Two things: 1) I'll admit I take advantage of the anonymity of e-reading when it comes to erotica. Heh heh -- I was reading a dirty book at Disney World last week and no one noticed. (Never mind the fact that most of those books are only published in digital formats...) 2) Of all the high faluting reasons to buy or not buy an e-reader . . . I missed the one about being able to "pass" as a properly literate person. Oh, so that's why I bought a Kindle?! Silly me.
The article was offensive in a lot of ways, but it was also consistent with the snobbishness the Times has demonstrated with regard to fiction. If Jennifer Weiner and Jodi Picoult are right about the hierarchy, male literary fiction authors rank above female literary fiction authors, who may (or may not) rank above male genre writers, who rank above female genre writers, and so forth. Genres are ranked as well: mystery/thrillers over science fiction over women's fiction over chick lit over ... well, romances.
Go look at the Times article: there's no discussion of romance novels themselves, their authors, the sub-genres, or even of the reading experience apart from the whiff of disdain about the covers. No, none of that matters. All that matters is that we, as readers, spend a lot of money on books and now, it seems, we spend a lot of money on ebooks and we do that because we don't want to be seen as readers of romances. Basically, romance novels are a bunch of words with a happy ending and a cheesy cover. No, really -- the article mentions the necessary happy ending twice, as though that's the only thing that identifies a romance novel as such. (Now, if the Times had run an article about the diversity of romance novels, emphasizing that the only universal element is the happy ending but along the way pointing out all the sub-genres, thousands of authors, etc., etc., I wouldn't mind so much. But when "the happy ending" is the only feature they care to mention? No.)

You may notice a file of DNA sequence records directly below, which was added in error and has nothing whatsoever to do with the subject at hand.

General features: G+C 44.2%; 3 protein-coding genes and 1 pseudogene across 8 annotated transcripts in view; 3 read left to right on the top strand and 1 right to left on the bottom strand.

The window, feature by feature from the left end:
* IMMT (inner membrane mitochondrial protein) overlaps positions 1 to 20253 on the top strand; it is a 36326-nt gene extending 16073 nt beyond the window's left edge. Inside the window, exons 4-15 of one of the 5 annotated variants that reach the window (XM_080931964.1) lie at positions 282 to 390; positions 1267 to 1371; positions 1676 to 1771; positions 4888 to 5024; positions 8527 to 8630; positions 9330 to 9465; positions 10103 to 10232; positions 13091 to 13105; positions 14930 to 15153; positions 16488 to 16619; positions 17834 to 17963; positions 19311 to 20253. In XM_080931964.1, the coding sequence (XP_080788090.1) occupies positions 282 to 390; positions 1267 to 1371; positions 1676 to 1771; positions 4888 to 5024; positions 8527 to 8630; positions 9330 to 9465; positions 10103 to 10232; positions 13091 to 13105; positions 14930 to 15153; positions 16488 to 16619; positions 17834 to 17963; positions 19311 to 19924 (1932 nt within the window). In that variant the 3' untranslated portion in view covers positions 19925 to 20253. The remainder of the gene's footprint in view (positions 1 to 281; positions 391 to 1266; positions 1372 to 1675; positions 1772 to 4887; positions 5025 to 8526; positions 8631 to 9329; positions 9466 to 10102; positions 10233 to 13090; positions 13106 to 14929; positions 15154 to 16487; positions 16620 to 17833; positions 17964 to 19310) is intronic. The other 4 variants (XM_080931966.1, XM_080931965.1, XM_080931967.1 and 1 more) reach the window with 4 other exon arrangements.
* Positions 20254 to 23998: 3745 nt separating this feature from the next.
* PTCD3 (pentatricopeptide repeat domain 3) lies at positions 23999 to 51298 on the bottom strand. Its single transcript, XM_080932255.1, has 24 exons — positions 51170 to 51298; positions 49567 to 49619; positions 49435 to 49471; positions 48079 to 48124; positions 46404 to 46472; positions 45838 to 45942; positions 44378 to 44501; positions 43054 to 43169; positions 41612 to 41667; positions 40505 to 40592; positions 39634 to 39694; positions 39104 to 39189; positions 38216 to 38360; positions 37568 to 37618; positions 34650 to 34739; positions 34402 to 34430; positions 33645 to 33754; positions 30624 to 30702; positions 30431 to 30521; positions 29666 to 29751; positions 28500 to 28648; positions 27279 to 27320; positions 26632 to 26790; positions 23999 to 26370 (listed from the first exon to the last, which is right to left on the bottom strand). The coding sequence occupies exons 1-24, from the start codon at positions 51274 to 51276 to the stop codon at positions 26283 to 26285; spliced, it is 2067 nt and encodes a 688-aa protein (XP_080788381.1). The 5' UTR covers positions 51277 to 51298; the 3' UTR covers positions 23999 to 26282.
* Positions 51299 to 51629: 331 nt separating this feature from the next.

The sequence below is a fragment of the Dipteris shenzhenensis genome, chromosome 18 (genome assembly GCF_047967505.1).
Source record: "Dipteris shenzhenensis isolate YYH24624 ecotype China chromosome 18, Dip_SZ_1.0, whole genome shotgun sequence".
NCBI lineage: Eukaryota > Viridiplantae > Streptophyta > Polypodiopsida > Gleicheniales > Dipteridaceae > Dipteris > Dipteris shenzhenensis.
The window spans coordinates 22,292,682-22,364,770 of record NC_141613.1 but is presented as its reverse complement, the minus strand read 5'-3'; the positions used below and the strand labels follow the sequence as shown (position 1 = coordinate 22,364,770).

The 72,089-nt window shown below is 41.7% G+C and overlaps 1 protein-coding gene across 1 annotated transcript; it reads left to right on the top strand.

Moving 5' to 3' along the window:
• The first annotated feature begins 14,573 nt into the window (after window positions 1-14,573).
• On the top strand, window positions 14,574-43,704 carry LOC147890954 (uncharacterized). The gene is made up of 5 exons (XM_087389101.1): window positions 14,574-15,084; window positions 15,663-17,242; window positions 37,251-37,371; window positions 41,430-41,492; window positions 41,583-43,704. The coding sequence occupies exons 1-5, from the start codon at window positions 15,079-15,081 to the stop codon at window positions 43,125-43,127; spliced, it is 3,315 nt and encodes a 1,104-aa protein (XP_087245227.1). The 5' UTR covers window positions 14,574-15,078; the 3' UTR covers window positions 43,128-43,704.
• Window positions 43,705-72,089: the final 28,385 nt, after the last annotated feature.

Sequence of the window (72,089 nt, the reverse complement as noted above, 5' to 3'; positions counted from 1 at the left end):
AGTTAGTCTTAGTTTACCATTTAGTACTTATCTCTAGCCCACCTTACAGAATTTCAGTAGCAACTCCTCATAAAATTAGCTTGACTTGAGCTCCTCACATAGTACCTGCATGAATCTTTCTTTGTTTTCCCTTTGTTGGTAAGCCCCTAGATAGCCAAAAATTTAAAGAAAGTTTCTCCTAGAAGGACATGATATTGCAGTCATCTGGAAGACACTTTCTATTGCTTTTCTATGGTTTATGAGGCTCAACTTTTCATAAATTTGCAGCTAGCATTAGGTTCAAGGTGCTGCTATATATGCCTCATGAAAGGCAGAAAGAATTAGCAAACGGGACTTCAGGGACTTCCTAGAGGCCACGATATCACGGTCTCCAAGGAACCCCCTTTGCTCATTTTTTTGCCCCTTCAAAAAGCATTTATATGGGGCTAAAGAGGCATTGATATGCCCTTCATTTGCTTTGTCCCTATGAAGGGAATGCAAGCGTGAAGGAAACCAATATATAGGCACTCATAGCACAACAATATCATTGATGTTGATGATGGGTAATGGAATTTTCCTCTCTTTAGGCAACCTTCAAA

But wait till you see how they describe readers:
If the e-reader is the digital equivalent of the brown-paper wrapper,
the romance reader is a little like the Asian carp: insatiable and
It's the potato chip argument all over again: we'll read anything (provided it has a happy ending) and we're undiscriminating. But easily embarrassed...
Wow. Not only did I miss the memo about how I should buy an e-reader so people can't see that I'm reading bodice-rippers, but I missed the ominous statement, "You will be assimilated," when I first picked up a romance novel over 40 years ago.
This is so obviously ludicrous that if it were anything other than The New York Times -- "the newspaper of record" -- I'd shrug and ignore it. But coming from the New York Times, I have to say it. That's just stupid.
Look at all the debate in comment threads and on Twitter. We don't have a hive mind. Hell, some romance readers are so contrarian that if I say white, you can bet they'll mention everything from ebony to onyx. Complete with footnotes, if possible!
I would like to get huffy and demand how we got here -- to this bizarre notion that 75 million people (the number mentioned by the Times of people who read at least one romance last year) think as one -- but then I realize we're supposed to be happy the Times mentions us at all. We're not only The Borg, we're invisible.
Except when we spend money. Look at how many romances end up on the New York Times bestseller list -- we may have a hive mind, but we're The Borg with disposable income.
Of course, you may disagree.